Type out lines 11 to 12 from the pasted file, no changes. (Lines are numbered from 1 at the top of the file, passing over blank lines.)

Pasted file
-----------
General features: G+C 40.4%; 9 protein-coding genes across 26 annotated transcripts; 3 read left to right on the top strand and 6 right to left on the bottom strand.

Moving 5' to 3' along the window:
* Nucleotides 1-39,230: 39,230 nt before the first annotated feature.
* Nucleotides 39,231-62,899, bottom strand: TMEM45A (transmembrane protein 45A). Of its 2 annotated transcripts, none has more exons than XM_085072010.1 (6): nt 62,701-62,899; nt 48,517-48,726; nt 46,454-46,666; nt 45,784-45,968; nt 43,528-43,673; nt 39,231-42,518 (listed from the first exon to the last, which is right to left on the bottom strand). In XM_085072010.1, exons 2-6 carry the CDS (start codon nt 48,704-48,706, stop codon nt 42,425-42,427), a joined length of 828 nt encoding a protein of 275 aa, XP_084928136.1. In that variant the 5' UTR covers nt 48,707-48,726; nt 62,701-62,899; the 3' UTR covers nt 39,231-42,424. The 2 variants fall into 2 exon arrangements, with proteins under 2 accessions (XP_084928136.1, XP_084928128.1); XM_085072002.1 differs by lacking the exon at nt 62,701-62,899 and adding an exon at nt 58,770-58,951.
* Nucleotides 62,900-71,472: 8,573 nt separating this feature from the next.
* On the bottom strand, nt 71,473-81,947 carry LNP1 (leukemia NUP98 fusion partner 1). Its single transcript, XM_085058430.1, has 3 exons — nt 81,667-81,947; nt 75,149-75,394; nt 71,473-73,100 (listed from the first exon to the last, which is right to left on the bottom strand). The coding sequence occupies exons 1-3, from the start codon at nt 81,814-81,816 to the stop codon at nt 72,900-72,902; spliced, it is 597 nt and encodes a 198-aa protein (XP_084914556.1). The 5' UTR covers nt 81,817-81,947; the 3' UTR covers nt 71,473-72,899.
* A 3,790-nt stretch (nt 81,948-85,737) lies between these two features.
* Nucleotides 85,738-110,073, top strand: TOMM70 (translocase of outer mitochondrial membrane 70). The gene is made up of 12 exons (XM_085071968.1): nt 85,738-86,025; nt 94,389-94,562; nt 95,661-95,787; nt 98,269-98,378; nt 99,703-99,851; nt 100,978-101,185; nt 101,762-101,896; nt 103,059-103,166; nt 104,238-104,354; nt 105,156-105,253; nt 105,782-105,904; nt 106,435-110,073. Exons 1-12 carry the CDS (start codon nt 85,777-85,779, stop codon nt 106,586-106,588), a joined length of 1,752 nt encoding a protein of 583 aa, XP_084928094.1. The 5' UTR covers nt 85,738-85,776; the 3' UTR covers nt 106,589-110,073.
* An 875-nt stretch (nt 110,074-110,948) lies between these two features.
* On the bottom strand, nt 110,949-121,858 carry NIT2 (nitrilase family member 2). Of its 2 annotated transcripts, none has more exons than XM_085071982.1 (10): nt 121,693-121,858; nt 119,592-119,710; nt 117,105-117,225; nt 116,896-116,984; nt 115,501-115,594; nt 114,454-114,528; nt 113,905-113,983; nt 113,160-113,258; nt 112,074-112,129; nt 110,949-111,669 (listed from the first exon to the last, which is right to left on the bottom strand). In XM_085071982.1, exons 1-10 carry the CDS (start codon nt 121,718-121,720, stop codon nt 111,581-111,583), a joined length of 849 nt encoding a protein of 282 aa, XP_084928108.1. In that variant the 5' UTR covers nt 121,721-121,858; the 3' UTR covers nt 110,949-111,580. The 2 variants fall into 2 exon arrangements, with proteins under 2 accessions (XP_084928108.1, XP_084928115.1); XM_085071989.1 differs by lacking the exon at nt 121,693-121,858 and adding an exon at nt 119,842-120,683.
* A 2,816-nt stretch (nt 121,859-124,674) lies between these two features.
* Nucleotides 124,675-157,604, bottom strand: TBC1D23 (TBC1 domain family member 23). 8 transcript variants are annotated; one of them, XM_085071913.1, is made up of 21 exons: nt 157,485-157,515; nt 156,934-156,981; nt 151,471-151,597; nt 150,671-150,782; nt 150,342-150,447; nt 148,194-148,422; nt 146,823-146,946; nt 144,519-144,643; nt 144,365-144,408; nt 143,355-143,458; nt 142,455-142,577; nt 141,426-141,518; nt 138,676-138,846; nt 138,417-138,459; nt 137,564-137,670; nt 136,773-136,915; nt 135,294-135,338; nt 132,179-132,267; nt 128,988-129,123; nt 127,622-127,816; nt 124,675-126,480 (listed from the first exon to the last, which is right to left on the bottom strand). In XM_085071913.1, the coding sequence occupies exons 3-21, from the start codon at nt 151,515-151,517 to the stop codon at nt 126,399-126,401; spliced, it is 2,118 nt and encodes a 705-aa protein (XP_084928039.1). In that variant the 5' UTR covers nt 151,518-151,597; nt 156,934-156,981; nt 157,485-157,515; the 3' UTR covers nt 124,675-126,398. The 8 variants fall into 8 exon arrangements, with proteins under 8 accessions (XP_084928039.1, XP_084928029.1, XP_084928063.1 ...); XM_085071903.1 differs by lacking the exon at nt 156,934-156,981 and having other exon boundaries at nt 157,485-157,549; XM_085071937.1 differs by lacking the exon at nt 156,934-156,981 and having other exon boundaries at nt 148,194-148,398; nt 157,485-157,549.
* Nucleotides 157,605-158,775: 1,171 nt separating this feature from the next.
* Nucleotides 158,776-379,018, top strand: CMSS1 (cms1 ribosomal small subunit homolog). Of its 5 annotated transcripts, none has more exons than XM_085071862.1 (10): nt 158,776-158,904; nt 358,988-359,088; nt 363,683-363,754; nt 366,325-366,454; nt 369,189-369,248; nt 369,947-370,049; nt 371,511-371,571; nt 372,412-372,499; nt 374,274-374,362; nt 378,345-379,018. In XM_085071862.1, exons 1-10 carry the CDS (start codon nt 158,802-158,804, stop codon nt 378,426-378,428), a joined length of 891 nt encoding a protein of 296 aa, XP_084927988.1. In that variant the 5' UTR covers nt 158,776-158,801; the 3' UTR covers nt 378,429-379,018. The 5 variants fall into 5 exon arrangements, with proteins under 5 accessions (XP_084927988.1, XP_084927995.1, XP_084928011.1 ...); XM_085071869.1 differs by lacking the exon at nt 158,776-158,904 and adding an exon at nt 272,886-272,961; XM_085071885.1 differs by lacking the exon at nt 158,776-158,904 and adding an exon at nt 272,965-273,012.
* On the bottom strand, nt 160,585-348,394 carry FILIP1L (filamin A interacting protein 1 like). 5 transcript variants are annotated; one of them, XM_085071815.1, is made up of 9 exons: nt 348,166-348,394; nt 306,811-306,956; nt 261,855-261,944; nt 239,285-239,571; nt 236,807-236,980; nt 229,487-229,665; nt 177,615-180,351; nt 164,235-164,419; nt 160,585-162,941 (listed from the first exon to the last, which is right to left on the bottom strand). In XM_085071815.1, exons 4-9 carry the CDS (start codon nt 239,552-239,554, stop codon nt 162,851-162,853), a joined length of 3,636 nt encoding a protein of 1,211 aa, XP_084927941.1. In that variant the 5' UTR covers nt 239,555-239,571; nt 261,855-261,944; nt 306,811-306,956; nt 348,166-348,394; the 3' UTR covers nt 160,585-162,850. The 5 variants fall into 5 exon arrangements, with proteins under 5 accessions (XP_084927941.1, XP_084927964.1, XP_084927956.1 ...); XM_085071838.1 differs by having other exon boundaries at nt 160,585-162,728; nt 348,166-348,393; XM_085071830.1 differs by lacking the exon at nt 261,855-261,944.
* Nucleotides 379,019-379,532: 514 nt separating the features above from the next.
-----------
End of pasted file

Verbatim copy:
* A 2,816-nt stretch (nt 121,859-124,674) lies between these two features.
* Nucleotides 124,675-157,604, bottom strand: TBC1D23 (TBC1 domain family member 23). 8 transcript variants are annotated; one of them, XM_085071913.1, is made up of 21 exons: nt 157,485-157,515; nt 156,934-156,981; nt 151,471-151,597; nt 150,671-150,782; nt 150,342-150,447; nt 148,194-148,422; nt 146,823-146,946; nt 144,519-144,643; nt 144,365-144,408; nt 143,355-143,458; nt 142,455-142,577; nt 141,426-141,518; nt 138,676-138,846; nt 138,417-138,459; nt 137,564-137,670; nt 136,773-136,915; nt 135,294-135,338; nt 132,179-132,267; nt 128,988-129,123; nt 127,622-127,816; nt 124,675-126,480 (listed from the first exon to the last, which is right to left on the bottom strand). In XM_085071913.1, the coding sequence occupies exons 3-21, from the start codon at nt 151,515-151,517 to the stop codon at nt 126,399-126,401; spliced, it is 2,118 nt and encodes a 705-aa protein (XP_084928039.1). In that variant the 5' UTR covers nt 151,518-151,597; nt 156,934-156,981; nt 157,485-157,515; the 3' UTR covers nt 124,675-126,398. The 8 variants fall into 8 exon arrangements, with proteins under 8 accessions (XP_084928039.1, XP_084928029.1, XP_084928063.1 ...); XM_085071903.1 differs by lacking the exon at nt 156,934-156,981 and having other exon boundaries at nt 157,485-157,549; XM_085071937.1 differs by lacking the exon at nt 156,934-156,981 and having other exon boundaries at nt 148,194-148,398; nt 157,485-157,549.